Sunday, June 24, 2012

Creative Commons

Today I have a thought-provoking guest post from a talented writer named James Hutchings.  I gave James every opportunity to shamelessly plug his short story collection, The New Death and others , but he chose instead to write about copyrights, intellectual property, and simple ways for all of us to be a bit less anal-retentive.

You'll be hearing more about James in a week or so when I post a story of his, The End.  I encourage you to check out The New Death, which is insightful, highly original, and quite entertaining.  In the meantime, here's a very accessible primer on a topic important to all of us as readers and writers.  Take it away, James:

Many writers, whether published or just starting out, are very nervous that someone else will steal their work, whether that be another writer using their ideas in their own stories, or someone making pirated copies of their books. When I put out a collection of my writing, I specifically gave permission for anyone at all to copy my ideas, or even to cut and paste whole stories. I also contacted the Pirate Party, a worldwide network that wants to lessen copyright, and told them that I was giving anyone permission to put my ebook on file-sharing sites. In this post I hope to show why I went against common wisdom.

Creative Commons

I used a free service called Creative Commons. Creative Commons is useful for people who want to give the general public permission to use their work, but with restrictions. In my case I didn't mind people using my work for non-profit purposes, such as posting on a blog, but I didn't want to allow anyone to make money off it. Similarly I wanted anyone who used it to give me credit. I could have just listed these things myself. However I'm not a lawyer, and perhaps I would have worded it wrong so that someone could twist what I said to do more than I meant. Also I could have been unclear about what I was allowing and what I wasn't allowing. Sure, someone could email me and ask, but the whole purpose of having a written statement is so that people don't have to ask.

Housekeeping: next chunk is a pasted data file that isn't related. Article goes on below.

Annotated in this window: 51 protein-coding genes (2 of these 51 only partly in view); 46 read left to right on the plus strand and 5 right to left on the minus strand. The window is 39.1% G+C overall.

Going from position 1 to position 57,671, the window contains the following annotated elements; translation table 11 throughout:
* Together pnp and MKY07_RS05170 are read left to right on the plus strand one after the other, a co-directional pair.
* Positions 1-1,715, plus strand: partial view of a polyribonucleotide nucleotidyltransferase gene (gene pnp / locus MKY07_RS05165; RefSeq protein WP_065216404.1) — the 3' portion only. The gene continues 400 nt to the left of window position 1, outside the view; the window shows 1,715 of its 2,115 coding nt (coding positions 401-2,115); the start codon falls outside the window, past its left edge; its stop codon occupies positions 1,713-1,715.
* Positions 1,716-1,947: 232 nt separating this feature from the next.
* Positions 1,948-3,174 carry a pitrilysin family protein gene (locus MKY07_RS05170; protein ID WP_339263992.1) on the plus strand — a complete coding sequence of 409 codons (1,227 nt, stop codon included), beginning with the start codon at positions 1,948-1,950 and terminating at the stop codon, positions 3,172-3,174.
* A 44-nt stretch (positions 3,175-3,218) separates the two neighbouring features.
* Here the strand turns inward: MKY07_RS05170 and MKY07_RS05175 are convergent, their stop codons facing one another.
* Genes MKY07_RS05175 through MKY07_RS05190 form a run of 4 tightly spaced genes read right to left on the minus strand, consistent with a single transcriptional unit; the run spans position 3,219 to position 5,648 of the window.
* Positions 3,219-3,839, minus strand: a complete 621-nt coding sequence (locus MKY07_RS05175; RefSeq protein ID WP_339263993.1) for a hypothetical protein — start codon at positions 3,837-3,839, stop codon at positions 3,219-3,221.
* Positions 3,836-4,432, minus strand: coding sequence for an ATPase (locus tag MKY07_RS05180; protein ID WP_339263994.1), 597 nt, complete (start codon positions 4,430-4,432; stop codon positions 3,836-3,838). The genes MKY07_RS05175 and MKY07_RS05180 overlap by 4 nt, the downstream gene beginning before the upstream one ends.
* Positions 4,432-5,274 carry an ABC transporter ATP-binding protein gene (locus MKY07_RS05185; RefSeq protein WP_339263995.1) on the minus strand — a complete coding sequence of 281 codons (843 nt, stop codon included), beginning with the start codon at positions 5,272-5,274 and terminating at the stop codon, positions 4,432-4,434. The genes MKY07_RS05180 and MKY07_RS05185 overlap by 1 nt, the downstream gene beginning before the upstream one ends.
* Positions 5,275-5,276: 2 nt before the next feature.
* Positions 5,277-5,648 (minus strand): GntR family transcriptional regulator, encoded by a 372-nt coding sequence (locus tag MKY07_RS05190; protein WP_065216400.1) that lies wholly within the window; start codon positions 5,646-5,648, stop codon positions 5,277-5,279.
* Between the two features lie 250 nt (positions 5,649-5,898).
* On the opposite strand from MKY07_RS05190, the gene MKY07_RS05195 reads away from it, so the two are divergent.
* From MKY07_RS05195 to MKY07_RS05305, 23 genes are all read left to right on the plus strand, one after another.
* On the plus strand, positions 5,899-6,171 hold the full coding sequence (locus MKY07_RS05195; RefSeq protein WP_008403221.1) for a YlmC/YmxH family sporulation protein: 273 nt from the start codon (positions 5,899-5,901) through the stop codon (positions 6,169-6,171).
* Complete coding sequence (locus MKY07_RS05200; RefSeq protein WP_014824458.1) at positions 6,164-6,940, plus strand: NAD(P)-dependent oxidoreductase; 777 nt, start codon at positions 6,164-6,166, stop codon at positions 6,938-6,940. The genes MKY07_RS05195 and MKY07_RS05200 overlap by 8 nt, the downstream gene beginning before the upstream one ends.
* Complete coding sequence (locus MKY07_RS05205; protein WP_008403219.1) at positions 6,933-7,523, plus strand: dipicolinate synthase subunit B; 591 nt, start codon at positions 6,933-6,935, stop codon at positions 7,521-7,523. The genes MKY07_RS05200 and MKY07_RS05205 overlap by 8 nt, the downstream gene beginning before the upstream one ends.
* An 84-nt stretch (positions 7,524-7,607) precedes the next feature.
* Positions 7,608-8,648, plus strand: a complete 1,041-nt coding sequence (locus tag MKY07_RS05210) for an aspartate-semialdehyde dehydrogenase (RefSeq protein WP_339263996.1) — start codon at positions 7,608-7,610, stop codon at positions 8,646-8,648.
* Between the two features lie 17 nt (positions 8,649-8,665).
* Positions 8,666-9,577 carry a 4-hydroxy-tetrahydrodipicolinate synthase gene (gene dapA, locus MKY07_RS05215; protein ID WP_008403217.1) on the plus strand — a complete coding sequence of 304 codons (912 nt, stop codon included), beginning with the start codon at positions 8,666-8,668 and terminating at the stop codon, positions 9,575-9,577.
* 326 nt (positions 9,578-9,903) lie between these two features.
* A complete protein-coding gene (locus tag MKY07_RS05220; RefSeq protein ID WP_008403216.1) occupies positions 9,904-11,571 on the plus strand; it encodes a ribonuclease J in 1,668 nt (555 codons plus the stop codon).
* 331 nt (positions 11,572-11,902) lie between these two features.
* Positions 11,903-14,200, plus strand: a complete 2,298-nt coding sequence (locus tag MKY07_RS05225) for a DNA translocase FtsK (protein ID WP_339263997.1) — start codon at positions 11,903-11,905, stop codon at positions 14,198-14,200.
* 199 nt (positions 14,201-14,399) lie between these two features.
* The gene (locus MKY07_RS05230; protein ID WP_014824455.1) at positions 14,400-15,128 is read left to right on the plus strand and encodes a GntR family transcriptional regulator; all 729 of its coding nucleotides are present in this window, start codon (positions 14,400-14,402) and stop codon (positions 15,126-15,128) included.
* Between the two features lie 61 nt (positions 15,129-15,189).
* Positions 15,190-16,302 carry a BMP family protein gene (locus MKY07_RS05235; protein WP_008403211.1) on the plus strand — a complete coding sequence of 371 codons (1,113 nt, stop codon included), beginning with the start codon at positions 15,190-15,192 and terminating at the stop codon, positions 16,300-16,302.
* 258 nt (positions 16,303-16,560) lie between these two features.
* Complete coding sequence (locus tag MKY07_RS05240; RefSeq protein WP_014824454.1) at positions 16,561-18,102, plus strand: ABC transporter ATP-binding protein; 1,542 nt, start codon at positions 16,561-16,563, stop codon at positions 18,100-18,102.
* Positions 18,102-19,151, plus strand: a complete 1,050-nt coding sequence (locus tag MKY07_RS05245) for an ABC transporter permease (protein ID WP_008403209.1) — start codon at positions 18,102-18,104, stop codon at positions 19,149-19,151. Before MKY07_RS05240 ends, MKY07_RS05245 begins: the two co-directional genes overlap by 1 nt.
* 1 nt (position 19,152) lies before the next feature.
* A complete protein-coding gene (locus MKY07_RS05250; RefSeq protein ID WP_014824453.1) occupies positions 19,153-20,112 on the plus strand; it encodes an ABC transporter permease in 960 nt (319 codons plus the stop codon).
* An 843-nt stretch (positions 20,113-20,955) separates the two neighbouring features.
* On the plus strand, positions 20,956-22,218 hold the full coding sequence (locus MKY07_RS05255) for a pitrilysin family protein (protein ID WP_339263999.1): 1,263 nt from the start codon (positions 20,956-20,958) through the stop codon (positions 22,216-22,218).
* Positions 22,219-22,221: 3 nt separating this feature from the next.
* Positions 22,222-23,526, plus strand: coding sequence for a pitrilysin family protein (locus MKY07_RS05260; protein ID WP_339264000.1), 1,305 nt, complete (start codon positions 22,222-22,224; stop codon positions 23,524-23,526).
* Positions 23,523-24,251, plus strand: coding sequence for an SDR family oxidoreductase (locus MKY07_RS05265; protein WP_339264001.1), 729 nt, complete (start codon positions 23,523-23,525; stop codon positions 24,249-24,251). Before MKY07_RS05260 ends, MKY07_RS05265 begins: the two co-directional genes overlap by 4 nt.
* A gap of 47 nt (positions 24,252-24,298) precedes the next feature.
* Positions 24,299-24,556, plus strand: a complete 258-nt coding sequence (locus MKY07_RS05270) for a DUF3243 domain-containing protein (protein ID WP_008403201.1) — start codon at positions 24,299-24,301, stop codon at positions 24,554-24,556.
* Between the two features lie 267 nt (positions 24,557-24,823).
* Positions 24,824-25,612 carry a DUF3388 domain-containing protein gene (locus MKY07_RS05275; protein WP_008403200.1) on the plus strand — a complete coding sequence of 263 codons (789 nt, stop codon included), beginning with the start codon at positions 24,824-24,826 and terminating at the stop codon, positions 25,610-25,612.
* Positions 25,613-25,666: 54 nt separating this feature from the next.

Creative Commons has a series of different licenses, which give permission to do different things. They're all legally 'tight', and they're all summarized in plain language. So all you have to do is go to their site and answer a series of questions, to get to the license that does what you want. In my case I used the Attribution Non-Commercial License.


That's what I did. But why? Common sense would suggest that I'm giving something away for free that I could be selling. However I believe that, in the long run, I'll be better off. The main reason is that I've seen how many people are, like me, trying to get their writing out there. Go to Smashwords and have a look at the latest ebooks. Then refresh the page ten minutes later, and you'll probably see a whole new lot. The problem that new writers face isn't that people want to steal your work; it's getting anyone to show an interest in your work at all. If someone passes on a pirated copy of my work, it might get to someone who's prepared to buy it - and that someone would probably have never heard of me otherwise. Even if they don't want to pay for what they read, I might come out with something else in the future, and perhaps paying 99c for it will be easier than hunting it down on a file-sharing site.

Science fiction writer Andrew Burt tells the story of someone who disliked his book, and to get back at him decided to put a copy on a file-sharing site. The effect was that he got a small 'spike' in sales immediately afterwards.